But although it meets the definition of outer space, the atmospheric density within the first few hundred kilometers above the Kármán line is still sufficient to produce significant drag on satellites. Most artificial satellites operate in this region called low Earth orbit and must fire their engines every few days to maintain orbit. The drag here is low enough that it could theoretically be overcome by radiation pressure on solar sails, a proposed propulsion system for interplanetary travel. Planets are too massive for their trajectories to be significantly affected by these forces, although their atmospheres are eroded by the solar winds.
All of the observable universe is filled with large numbers of photons, the so-called cosmic background radiation, and quite likely a correspondingly large number of neutrinos. The current temperature of this radiation is about 3 K, or −270 degrees Celsius or −454 degrees Fahrenheit.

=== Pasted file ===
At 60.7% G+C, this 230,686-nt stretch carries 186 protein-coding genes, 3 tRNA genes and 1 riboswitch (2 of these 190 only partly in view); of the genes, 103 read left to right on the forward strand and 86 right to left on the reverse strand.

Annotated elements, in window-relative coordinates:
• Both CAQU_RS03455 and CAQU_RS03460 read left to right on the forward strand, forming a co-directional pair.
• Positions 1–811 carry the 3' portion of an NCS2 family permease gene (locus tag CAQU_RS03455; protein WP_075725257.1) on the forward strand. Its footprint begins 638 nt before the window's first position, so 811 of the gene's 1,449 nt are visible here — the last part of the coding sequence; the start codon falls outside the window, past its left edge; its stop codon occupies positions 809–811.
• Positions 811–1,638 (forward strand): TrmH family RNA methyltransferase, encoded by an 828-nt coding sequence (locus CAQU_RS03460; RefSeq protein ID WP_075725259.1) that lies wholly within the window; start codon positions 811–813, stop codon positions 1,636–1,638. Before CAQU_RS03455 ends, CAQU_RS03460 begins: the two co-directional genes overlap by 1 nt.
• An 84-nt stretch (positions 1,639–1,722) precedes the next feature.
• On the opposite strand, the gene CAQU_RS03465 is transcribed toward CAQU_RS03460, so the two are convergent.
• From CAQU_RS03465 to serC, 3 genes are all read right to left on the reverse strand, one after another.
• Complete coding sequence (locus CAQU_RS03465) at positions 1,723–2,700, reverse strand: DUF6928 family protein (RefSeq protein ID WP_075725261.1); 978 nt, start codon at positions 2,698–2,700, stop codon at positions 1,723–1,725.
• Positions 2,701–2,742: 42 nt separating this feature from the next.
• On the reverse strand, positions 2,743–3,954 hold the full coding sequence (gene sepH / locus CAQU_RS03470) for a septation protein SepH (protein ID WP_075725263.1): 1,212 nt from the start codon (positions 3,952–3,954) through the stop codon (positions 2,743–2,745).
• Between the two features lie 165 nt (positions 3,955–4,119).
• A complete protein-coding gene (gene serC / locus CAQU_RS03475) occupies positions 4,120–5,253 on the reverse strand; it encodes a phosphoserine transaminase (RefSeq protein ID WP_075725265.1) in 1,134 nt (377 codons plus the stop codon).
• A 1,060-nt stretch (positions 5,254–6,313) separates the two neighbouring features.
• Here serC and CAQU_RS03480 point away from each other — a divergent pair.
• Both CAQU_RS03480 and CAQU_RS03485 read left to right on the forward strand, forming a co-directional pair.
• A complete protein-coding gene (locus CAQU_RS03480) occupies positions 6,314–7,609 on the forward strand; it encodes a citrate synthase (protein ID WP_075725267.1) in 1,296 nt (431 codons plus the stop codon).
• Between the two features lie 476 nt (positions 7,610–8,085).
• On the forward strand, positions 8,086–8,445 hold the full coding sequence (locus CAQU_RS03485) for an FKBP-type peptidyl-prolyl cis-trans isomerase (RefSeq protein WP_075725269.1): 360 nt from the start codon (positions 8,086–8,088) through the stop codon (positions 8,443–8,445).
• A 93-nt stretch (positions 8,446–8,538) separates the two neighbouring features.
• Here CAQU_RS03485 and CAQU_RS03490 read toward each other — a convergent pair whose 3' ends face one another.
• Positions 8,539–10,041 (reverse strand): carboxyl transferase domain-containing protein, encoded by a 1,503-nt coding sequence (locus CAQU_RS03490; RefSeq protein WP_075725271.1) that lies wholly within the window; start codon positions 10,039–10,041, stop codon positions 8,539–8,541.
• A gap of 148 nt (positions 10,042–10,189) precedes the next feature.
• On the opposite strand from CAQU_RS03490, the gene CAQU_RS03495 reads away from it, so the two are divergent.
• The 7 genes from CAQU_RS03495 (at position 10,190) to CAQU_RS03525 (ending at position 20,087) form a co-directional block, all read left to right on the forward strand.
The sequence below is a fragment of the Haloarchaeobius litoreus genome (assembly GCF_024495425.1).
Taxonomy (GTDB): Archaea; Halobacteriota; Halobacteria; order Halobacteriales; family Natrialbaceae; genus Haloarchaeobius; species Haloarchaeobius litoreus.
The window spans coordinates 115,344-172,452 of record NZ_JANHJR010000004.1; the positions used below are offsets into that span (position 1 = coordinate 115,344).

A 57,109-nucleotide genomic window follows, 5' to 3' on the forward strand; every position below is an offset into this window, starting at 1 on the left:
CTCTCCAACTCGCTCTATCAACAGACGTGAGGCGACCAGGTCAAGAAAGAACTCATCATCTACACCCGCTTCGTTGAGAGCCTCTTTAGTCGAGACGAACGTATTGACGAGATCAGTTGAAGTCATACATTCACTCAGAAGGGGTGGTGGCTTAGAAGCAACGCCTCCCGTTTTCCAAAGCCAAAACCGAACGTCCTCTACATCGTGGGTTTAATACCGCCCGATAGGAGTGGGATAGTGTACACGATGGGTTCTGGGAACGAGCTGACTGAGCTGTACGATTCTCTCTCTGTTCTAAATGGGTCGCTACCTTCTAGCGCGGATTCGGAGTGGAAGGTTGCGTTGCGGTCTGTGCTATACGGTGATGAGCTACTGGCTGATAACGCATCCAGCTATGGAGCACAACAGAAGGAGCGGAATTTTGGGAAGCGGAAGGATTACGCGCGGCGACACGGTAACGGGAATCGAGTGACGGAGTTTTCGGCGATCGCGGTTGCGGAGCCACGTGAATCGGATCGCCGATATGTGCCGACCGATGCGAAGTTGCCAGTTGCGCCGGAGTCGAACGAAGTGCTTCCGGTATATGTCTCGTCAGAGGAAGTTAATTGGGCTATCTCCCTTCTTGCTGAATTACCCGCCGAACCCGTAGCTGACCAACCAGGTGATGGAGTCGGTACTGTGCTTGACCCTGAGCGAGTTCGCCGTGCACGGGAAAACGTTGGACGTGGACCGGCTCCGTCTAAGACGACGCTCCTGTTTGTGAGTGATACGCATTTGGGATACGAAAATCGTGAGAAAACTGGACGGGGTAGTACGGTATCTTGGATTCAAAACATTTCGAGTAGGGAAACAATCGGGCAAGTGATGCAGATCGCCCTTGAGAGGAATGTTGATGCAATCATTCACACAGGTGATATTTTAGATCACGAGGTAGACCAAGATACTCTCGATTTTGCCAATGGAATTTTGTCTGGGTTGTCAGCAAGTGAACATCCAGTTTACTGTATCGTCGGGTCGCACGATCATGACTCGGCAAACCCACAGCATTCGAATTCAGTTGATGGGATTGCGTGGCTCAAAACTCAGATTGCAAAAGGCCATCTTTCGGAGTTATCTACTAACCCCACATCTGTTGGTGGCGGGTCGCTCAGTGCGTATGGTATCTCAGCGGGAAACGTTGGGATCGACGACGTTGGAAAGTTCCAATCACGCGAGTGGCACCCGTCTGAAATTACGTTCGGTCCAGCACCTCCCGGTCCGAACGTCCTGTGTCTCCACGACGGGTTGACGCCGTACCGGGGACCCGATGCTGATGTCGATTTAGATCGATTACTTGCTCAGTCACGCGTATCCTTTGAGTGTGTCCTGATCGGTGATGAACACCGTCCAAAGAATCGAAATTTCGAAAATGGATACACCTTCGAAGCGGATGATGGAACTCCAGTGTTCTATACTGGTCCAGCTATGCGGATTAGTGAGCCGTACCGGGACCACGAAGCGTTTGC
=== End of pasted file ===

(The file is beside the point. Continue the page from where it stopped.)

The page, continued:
The quality of a vacuum is indicated by the amount of matter remaining in the system, so that a high quality vacuum is one with very little matter left in it. Vacuum is primarily measured by its absolute pressure, but a complete characterization requires further parameters, such as temperature and chemical composition. One of the most important parameters is the mean free path (MFP) of residual gases, which indicates the average distance that molecules will travel between collisions with each other. As the gas density decreases, the MFP increases, and when the MFP is longer than the chamber, pump, spacecraft, or other objects present, the continuum assumptions of fluid mechanics do not apply. This vacuum state is called high vacuum, and the study of fluid flows in this regime is called particle gas dynamics. The MFP of air at atmospheric pressure is very short, 70 nm, but at 100 mPa (~1×10−3 Torr) the MFP of room temperature air is roughly 100 mm, which is on the order of everyday objects such as vacuum tubes. The Crookes radiometer turns when the MFP is larger than the size of the vanes.